Robert “Bobby” Mavis, 40, was on his way home from work last week when a semi-trailer truck crashed into his Mercedes.
  6. Hillsborough Area Regional Transit Authority bus driver Rekira Owens is seen at the wheel behind a newly installed shield as they board the bus on Thursday, Oct. 10, 2019, in Tampa.  The clear divider is meant to protect drivers from physical assaults after a driver was killed earlier this year. A bus driver on Tuesday was operating a vehicle without a shield when he was attacked by a rider. CAITLIN JOHNSTON  |  Times
    About 75 buses still need the clear, plastic doors. The transit authority plans to install eight a day.
  7. Bins filled with products move on conveyor belts at the Amazon Fulfillment Center in Ruskin. Amazon just announced it will open a similar center in Auburndale, Fla. (Times | 2018) Tampa Bay Times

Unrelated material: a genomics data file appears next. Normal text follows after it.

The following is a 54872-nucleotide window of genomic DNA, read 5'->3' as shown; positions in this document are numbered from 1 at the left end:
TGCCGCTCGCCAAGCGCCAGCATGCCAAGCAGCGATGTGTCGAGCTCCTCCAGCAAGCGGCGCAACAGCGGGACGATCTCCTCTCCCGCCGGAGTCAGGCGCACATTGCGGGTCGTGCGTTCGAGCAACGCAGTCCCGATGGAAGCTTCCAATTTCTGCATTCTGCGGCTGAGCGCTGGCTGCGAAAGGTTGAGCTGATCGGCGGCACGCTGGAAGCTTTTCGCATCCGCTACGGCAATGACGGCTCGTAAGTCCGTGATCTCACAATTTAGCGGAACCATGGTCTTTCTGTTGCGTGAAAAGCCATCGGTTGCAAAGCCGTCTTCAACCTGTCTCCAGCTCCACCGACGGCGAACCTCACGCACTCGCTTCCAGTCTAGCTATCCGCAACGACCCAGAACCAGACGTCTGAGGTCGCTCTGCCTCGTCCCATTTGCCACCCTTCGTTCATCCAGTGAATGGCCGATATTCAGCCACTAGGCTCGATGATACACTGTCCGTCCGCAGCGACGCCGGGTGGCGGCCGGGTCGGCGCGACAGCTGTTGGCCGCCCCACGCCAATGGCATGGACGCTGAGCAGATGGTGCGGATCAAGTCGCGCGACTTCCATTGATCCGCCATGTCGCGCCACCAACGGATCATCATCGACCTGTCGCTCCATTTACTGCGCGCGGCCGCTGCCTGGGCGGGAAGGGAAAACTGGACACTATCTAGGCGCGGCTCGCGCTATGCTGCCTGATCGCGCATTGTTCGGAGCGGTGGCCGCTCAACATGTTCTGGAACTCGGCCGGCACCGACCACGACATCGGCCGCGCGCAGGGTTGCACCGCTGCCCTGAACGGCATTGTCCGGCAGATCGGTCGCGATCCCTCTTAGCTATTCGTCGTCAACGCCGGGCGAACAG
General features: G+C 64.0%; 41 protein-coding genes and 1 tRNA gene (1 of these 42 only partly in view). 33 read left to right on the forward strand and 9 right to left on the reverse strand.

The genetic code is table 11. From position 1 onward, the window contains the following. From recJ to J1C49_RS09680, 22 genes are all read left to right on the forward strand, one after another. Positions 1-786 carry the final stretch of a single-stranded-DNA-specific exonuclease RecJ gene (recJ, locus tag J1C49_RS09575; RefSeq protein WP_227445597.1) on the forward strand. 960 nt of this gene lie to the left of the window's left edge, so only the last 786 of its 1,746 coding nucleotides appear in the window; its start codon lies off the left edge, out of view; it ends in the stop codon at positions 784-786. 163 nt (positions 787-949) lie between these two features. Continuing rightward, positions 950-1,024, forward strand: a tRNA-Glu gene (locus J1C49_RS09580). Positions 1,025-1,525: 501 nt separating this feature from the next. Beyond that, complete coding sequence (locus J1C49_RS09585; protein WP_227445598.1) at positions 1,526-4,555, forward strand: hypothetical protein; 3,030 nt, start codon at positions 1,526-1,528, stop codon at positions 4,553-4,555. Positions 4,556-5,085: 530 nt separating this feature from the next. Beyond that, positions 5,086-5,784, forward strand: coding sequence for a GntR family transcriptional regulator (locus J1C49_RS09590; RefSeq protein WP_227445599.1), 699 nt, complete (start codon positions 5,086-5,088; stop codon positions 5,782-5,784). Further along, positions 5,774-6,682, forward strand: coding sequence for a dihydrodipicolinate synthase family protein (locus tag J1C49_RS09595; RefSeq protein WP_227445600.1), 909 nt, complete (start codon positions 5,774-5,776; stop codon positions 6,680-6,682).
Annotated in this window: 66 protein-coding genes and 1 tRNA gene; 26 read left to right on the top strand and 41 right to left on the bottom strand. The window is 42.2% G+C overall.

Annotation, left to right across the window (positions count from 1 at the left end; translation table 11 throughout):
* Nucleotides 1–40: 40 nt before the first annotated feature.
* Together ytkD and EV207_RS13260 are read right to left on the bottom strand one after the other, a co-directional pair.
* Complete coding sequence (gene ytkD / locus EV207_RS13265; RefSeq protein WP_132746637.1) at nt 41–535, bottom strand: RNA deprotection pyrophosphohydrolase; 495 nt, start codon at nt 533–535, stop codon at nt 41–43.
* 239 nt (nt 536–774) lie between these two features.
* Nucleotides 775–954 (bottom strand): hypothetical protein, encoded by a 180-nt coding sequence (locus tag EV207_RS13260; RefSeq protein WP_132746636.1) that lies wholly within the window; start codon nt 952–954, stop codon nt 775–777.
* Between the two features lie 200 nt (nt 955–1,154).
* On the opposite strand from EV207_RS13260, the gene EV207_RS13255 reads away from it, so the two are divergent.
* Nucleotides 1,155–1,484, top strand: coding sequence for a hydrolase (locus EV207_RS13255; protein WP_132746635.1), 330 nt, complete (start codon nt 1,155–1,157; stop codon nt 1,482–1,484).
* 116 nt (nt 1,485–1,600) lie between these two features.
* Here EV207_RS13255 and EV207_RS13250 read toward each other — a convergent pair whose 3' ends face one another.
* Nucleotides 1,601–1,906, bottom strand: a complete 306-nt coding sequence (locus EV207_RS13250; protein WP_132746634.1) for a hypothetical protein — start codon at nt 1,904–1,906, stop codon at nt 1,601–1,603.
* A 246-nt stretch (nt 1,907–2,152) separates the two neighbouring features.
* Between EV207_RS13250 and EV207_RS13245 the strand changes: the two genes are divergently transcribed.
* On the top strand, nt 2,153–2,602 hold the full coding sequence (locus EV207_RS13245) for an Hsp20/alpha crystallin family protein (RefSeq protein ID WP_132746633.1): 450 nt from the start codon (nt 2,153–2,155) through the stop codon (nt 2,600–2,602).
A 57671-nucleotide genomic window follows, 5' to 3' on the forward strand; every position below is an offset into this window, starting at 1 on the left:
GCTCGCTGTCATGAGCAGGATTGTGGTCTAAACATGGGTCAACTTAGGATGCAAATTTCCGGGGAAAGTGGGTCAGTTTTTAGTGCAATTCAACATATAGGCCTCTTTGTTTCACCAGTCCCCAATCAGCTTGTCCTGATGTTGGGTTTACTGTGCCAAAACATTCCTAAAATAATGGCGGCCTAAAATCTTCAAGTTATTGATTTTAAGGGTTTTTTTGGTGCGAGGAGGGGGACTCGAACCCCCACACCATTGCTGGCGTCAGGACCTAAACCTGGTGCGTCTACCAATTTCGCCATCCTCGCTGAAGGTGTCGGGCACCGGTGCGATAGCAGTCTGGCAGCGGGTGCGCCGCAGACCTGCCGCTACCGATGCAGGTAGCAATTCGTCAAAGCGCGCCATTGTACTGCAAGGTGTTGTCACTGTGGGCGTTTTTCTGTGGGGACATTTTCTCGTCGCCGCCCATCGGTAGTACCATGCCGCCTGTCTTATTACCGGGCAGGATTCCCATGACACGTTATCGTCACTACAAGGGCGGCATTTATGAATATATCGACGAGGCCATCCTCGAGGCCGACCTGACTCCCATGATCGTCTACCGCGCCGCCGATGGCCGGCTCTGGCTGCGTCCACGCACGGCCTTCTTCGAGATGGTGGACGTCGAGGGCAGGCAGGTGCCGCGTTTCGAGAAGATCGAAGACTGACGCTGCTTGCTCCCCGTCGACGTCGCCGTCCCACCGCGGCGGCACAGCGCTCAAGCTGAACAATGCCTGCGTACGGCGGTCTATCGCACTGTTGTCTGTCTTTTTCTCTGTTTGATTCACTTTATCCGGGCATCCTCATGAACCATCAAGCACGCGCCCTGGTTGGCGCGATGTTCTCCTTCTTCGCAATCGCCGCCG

The new center will span more than 1 million square feet and be No. 11 in the state.
  8. Vacant land along Manhattan Avenue at the north end of MacDill Air Force base may the site of the forgotten Port Tampa Cemetery. OCTAVIO JONES  |  Times
    The property was a burial ground for people who lived in the old city of Port Tampa.
  9. An overlay map showing where Ridgewood Cemetery is located on the King High School campus. The red outline indicates the boundary of the cemetery and the pink boxes the graves. GeoView
    Ridgewood Cemetery, a pauper’s burial ground from the mid-20th century, was sold to the school district as part of the property where King was later built.
  10. Ashley Laquita Moore, 34, was arrested and charged with aggravated assault and culpable negligence after intentionally running into a bus. Hillsborough County Sherriff's Office
    Ashley Laquita Moore faces charges of aggravated assault with a motor vehicle and culpable negligence.